The Rittenhouse Review

A Philadelphia Journal of Politics, Finance, Ethics, and Culture

Thursday, May 29, 2003  

Conspirators Huddle in West Philadelphia

Last night, around 7 p.m., I made my way to a quiet, little-known, but excellent restaurant in West Philadelphia to meet Sidney Blumenthal and his wife for dinner.

I can't tell you the name of the restaurant as I'm sworn to secrecy. The dinner was arranged by an intermediary, a man with a deep-throated voice who refused to identify himself. The man told me to be careful that I wasn't followed from Center City: Apparently Camille Paglia is on the loose again, and, for reasons unknown, Mike Smerconish remains free to roam the city's streets. I was instructed to place a tiny bust of Kenneth Starr on my table so that Sid could find me.

I arrived early and quickly ran up an $18 bar tab, planning all the while to stick Sid with the bill. Why not? His book, The Clinton Wars, has just been published and is a success. As for my book, well, it's around here somewhere.

I was eager to hear what Sid thought about some of the bizarre and inventive reviews published recently (cf. Slate's review as shredded by Bob Somerby at the Daily Howler).

I was also hoping I could get Sid to ask Hilary Clinton for my watch.

You can imagine my disappointment when, at the appointed hour, in walked not Sid, but the mysterious Atrios, of Eschaton. With him -- and this was no let down -- was the brilliant and charming Mrs. Atrios.

I knew there had been some idle speculation that Atrios is really Sid Blumenthal, or vice versa, speculation Sid has denied, so for a few moments I was confused. I had met Mr. and Mrs. Atrios before and I didn't notice any physical resemblance between the two men. The same was true last night. They are two different people. I think. But it was dark. I was already in a Hitchens-like haze. And only now do I recall that Atrios said we should avoid direct eye contact.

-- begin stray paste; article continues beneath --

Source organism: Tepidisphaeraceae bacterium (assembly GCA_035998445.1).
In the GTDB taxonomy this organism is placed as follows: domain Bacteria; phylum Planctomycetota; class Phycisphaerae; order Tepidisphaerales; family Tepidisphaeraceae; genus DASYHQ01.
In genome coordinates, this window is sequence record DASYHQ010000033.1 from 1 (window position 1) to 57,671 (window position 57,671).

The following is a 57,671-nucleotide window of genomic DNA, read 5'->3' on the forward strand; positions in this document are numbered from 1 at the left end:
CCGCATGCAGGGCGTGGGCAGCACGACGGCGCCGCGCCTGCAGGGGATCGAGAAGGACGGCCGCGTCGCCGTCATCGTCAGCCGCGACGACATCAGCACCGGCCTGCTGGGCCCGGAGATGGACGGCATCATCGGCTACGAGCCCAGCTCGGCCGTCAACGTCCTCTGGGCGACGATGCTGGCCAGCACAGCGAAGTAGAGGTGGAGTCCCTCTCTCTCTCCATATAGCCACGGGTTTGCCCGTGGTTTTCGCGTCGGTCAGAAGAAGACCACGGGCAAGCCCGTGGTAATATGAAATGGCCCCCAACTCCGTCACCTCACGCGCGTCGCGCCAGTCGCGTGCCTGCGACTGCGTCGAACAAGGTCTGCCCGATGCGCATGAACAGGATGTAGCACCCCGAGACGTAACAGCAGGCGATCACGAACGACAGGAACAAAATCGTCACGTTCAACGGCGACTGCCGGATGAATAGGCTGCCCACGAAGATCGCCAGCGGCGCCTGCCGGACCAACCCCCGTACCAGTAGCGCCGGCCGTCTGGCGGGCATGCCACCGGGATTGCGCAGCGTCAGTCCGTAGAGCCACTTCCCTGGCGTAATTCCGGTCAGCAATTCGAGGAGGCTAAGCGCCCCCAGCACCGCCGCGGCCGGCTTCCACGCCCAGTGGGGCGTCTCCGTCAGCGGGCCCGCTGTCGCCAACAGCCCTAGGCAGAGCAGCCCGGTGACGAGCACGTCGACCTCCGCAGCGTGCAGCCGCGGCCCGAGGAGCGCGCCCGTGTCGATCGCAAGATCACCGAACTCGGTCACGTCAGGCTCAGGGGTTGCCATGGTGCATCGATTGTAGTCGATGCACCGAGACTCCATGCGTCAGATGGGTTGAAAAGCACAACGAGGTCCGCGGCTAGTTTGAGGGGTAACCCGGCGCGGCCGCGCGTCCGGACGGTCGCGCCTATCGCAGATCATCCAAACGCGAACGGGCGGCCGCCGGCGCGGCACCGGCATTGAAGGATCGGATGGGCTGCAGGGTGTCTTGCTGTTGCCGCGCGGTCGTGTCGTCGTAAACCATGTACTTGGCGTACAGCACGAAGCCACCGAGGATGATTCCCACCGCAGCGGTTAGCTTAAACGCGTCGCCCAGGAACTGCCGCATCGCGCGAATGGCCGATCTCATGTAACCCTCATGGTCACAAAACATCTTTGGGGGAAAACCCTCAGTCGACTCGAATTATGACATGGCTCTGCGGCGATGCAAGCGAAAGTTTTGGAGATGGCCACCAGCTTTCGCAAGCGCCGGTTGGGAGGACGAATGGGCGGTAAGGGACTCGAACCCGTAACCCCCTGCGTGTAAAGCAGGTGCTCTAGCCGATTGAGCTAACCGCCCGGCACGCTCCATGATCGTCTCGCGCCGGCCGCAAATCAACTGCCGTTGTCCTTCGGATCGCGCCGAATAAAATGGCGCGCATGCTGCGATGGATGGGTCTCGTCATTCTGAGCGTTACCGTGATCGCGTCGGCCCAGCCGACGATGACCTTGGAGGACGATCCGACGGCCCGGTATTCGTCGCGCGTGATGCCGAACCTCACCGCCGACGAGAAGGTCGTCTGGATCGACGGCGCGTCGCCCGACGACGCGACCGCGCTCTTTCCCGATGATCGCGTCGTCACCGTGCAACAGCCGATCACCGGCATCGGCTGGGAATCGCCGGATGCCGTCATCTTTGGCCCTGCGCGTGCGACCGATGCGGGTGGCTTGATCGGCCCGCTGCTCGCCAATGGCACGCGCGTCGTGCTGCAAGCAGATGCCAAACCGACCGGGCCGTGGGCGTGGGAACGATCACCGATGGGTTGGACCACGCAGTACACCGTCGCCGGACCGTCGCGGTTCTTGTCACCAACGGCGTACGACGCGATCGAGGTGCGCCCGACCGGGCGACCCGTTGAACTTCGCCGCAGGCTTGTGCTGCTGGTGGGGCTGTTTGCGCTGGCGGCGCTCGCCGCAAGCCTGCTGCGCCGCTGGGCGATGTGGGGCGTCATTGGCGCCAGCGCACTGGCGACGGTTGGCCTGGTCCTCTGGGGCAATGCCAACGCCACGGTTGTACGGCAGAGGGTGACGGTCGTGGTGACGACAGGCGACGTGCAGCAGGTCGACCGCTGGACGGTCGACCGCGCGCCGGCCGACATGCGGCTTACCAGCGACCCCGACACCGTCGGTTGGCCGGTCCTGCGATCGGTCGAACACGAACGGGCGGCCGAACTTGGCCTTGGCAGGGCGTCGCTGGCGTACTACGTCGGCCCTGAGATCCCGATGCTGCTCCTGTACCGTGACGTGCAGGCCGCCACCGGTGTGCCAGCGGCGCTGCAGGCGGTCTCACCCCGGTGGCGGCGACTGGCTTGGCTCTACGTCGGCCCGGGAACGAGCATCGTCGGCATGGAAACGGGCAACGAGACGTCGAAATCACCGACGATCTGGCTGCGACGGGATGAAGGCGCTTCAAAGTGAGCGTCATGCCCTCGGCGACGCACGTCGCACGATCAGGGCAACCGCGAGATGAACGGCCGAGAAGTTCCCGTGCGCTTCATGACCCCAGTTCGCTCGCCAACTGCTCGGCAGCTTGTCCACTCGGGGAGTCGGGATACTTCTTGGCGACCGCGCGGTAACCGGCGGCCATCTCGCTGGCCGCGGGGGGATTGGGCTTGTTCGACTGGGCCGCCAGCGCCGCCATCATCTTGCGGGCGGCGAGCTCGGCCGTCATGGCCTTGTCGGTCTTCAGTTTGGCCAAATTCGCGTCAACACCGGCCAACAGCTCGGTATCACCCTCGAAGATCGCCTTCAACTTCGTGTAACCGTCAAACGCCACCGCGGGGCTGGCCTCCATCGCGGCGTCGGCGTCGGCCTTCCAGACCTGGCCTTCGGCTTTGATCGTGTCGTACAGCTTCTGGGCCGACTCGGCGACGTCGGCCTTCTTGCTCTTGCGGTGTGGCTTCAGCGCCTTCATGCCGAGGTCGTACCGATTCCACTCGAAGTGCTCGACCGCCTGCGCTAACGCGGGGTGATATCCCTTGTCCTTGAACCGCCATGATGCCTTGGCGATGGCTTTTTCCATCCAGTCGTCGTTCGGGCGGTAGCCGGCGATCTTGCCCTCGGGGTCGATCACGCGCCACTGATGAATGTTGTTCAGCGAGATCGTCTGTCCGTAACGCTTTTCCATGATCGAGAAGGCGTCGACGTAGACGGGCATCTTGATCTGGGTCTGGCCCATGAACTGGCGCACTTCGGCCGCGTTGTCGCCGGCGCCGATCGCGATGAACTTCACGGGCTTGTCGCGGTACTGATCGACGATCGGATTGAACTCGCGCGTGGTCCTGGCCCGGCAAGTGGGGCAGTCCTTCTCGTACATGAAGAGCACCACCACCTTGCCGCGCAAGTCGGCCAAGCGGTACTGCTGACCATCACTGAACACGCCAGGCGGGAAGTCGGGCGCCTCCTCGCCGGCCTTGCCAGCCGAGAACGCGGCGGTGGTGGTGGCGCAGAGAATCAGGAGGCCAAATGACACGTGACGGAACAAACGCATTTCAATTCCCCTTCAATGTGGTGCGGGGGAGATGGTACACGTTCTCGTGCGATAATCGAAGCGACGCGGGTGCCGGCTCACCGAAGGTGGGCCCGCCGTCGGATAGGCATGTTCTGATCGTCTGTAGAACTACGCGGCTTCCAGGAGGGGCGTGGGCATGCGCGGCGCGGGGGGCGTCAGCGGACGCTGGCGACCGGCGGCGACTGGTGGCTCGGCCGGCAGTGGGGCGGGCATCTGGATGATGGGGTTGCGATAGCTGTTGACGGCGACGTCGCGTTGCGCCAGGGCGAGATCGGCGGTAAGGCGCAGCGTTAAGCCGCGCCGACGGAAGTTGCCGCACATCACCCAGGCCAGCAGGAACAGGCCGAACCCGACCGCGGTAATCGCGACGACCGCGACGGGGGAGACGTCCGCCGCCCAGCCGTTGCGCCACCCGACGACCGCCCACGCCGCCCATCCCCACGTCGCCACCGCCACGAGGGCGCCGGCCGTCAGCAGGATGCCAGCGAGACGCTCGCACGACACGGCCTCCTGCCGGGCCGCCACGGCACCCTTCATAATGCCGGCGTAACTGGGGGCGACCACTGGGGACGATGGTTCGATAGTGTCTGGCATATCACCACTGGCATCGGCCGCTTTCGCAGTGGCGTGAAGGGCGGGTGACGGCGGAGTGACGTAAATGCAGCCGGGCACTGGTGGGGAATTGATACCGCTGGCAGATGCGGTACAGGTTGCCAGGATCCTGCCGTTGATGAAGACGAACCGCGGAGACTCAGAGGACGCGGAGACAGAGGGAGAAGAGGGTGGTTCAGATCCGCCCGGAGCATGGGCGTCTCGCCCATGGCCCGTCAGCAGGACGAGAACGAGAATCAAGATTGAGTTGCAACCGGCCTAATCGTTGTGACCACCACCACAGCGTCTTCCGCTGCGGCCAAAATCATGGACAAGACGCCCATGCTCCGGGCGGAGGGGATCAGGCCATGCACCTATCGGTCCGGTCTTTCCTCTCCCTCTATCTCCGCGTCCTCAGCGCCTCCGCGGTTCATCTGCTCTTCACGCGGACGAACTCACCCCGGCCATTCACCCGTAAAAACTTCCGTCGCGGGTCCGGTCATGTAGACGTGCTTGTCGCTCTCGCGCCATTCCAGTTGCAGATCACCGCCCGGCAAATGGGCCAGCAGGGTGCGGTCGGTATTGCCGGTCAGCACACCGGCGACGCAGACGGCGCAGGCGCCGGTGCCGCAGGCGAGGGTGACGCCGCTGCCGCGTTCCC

Soon afterward another guest arrived: Jesse Taylor of Pandagon. Perhaps Taylor was the deep-throated gentleman who arranged the evening? I was determined to find out. Or, I thought, is Taylor Blumenthal? Nah.

The evening turned into a veritable bloggers' salon. We discussed politics, economics, and the media, and argued over the significance and meaning of the great Old English, Norse, and Finnish epics, Beowulf, The Poetic Edda, and The Kalevala, respectively.

Arlen Specter's name came up, of course, at which point I was certain I saw the curtains behind Mr. and Mrs. Atrios move ever so slightly. In the course of discussing a possible campaign, my deeply furrowed brow was judged to be genuine. I relayed that I am now cutting my own hair. I revealed I have no Jewish ancestors. We planned my first visit to Wal-Mart: a terrific photo opportunity, we all agreed.

After dinner we dropped off Taylor at a well-known Philadelphia landmark. Mr. and Mrs. Atrios invited me to have an after-dinner drink in their palatial and very chic Rittenhouse Square apartment, but I declined. I knew Neal Pollack would have said yes, but with questionable intentions. Besides, I suddenly remembered Lloyd Grove was in town on the Washington Post's dime. He owes me a few.

The Rittenhouse Review | Copyright 2002-2006 | PERMALINK |